In my experience I've used (to some degree) both emulators and debuggers. I've used them both for loading binaries (containing production code) into flash memory. I've also used them while developing programs in C and C++. On one hand you have your expensive $10,000 emulator (like the Lauterbach) or you have your humble Atmel JTAG ICE3 debugger (roughly $90). In my limited experience in roles involving embedded systems, I guess I've never really gotten down to the nitty gritty where I've needed to notice the difference.

One of my co-workers thinks that an emulator would allow you to directly connect to a processor and control it via JTAG. So I guess they are saying that you'd also be able to see dissassembly and be "attached" while stepping through the running embedded software. Is this true? If that's true then it is the only difference I could see. What are some other difference between the two?

  • 1
    \$\begingroup\$ Short answer: emulation is a relic from the past/marketing babble. Long answer from tcrosley: electronics.stackexchange.com/questions/278451/… \$\endgroup\$
    – Mishyoshi
    Mar 29, 2018 at 18:22
  • \$\begingroup\$ The language used in the marketplace isn't precise. If you need to know what makes a $10k device worth its price, it is very easy to find out. Just contact the seller and ask them. They won't mind trying to explain why their device is work more money than a basic JTAG debugger module. I own a Microchip ICE 2000, which used "bond-out MCUs" (specialized, "unobtainable" ICs that provided more detailed access to the internals than a regular MCU IC) and plugs directly into the socket. The traces and breakpoints possible from that were NOT possible from the regular MCU. \$\endgroup\$
    – jonk
    Mar 29, 2018 at 18:29
  • \$\begingroup\$ To keep things short: An emulator "mimics" hardware. For instance, there are emulators for different types of processors. There are emulators where you can play old-school video games like the Famicom/NES. You're running video game code through foreign hardware but an emulator can mimic that hardware. However, the problem with emulators is that there are checksums that the emulator cannot handle. There's also Assembly based emulators like Mars that can run MIPS Assembly. Debuggers run code specified by software for its instructions set and essentially converts code into machine code. \$\endgroup\$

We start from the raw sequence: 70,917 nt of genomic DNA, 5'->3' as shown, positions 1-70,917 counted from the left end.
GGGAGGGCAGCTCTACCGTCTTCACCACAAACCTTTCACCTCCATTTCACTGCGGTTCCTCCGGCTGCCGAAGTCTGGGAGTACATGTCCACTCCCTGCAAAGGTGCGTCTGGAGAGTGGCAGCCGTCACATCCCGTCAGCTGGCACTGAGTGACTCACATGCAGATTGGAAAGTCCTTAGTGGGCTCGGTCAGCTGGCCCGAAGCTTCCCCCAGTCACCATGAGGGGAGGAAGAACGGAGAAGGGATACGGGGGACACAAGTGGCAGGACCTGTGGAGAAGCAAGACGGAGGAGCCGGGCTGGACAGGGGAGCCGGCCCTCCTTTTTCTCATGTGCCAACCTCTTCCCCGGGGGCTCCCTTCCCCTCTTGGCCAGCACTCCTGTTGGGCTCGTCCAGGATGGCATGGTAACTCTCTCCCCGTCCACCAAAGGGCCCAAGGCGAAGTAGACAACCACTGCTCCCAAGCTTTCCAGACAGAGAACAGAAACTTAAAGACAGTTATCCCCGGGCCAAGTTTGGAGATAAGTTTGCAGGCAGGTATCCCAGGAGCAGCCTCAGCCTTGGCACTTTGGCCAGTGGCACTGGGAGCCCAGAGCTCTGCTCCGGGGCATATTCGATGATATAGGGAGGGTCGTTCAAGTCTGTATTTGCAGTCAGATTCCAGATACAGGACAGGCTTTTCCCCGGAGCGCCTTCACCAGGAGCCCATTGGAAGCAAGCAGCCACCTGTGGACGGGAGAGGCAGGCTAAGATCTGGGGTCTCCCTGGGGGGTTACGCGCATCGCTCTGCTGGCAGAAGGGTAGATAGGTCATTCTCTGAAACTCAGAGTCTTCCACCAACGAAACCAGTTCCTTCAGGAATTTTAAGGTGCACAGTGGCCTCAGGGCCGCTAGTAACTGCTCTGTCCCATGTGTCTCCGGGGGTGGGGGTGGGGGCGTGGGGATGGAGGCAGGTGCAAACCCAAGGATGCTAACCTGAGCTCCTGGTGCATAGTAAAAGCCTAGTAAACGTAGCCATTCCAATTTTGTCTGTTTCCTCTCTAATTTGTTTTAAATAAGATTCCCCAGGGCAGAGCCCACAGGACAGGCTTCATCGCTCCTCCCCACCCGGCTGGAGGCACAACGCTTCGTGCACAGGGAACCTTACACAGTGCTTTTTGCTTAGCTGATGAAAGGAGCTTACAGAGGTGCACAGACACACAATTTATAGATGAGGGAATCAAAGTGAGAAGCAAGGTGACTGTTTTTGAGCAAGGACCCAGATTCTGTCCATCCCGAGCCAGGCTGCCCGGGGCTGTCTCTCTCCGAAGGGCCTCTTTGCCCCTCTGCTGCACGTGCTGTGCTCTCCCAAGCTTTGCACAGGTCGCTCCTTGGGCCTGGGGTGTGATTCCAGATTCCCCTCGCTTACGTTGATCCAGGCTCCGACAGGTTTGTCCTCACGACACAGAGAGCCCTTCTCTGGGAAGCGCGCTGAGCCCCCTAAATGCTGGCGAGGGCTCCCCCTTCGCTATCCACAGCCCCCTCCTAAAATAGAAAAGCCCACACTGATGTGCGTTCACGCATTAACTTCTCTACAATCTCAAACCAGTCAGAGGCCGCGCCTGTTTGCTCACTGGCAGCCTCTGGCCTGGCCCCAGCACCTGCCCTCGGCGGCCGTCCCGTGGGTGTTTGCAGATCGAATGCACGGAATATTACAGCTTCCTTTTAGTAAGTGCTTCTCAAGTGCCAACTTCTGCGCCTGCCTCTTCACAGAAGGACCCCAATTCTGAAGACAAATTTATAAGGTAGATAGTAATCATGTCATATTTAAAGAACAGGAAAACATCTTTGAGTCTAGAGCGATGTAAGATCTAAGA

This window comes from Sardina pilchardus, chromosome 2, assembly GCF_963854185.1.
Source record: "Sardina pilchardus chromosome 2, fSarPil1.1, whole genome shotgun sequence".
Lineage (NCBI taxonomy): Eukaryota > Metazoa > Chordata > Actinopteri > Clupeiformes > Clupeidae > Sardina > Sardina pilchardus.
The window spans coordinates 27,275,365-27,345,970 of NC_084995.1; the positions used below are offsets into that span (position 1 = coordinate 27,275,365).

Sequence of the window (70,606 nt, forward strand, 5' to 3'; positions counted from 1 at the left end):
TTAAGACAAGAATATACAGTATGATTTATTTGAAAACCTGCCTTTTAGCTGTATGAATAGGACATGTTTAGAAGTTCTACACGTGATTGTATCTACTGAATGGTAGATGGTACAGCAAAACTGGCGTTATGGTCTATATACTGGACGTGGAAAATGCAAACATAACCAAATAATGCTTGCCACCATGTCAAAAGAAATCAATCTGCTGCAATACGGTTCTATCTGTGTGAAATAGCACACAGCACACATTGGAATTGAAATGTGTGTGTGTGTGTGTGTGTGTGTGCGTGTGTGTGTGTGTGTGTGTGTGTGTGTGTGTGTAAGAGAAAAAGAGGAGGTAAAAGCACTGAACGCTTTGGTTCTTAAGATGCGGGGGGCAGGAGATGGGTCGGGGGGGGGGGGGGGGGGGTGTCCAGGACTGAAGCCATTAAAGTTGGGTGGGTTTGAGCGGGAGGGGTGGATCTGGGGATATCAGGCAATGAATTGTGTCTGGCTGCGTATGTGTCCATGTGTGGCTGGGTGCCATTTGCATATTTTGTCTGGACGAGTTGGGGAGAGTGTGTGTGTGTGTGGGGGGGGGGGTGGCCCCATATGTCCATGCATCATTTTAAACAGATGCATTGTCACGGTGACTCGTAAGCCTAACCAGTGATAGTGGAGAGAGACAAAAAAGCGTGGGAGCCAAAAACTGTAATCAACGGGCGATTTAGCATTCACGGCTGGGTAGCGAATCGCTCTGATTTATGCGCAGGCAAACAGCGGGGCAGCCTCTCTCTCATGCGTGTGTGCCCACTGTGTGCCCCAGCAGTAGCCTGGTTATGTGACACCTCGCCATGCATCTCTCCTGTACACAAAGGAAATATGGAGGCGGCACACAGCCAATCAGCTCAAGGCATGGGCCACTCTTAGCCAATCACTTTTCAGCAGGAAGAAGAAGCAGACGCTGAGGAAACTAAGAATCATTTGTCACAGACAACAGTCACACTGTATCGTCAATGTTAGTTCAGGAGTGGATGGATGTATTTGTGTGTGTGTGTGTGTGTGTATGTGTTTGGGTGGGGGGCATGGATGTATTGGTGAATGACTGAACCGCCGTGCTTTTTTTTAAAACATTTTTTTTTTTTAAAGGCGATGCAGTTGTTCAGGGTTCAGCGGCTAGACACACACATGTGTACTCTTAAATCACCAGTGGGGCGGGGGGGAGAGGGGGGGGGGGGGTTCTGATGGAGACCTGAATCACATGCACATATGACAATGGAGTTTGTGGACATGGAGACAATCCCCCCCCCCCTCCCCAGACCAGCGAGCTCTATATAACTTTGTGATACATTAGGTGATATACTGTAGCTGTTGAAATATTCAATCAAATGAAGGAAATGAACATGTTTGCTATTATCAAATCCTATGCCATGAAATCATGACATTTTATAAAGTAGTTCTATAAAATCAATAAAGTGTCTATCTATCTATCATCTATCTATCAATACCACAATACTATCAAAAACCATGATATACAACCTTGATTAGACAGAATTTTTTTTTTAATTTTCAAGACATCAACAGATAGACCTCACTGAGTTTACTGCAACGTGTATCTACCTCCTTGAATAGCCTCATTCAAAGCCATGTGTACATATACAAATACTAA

– user103380
    Mar 29, 2018 at 19:28

1 Answer 1


You need an emulator if you want to debug (e.g. single step, watch registers, set breakpoints etc.) an original processor that doesn't have an integrated debugging interface.

The emulator is a more or less exact replica of the original processor with additional debugging hardware.

Nowadays many controllers have this debugging support as standard equipment although it is only needed for development. For those a simple debugger is enough.

  • \$\begingroup\$ (with an emulator) can you debug disassembly without loading a binary? \$\endgroup\$
    – Snoop
    Mar 29, 2018 at 18:27
  • \$\begingroup\$ It's not clear to me what you mean. Of course you always have to load the code you want to debug and the dissassembling is always done in the software part of the debugging system (host PC). \$\endgroup\$
    – Curd
    Mar 29, 2018 at 18:30
  • \$\begingroup\$ What I mean is... You have a chip running some arbitrary code, can I just like "attach" to the current running code and debug it in disassembly from wherever it's currently running? \$\endgroup\$
    – Snoop
    Mar 29, 2018 at 18:31
  • \$\begingroup\$ yes, but that's also possible in the other case. \$\endgroup\$
    – Curd
    Mar 29, 2018 at 18:32
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    \$\begingroup\$ You can only attach a "debugger" to a chip; an actual correctly-named "emulator" replaces the chip, so you'd have to load the code into the emulated chip before it could run it. If the emulation is accurate, the product's existing code loading mechanism should be able to do that. \$\endgroup\$ Mar 29, 2018 at 18:39

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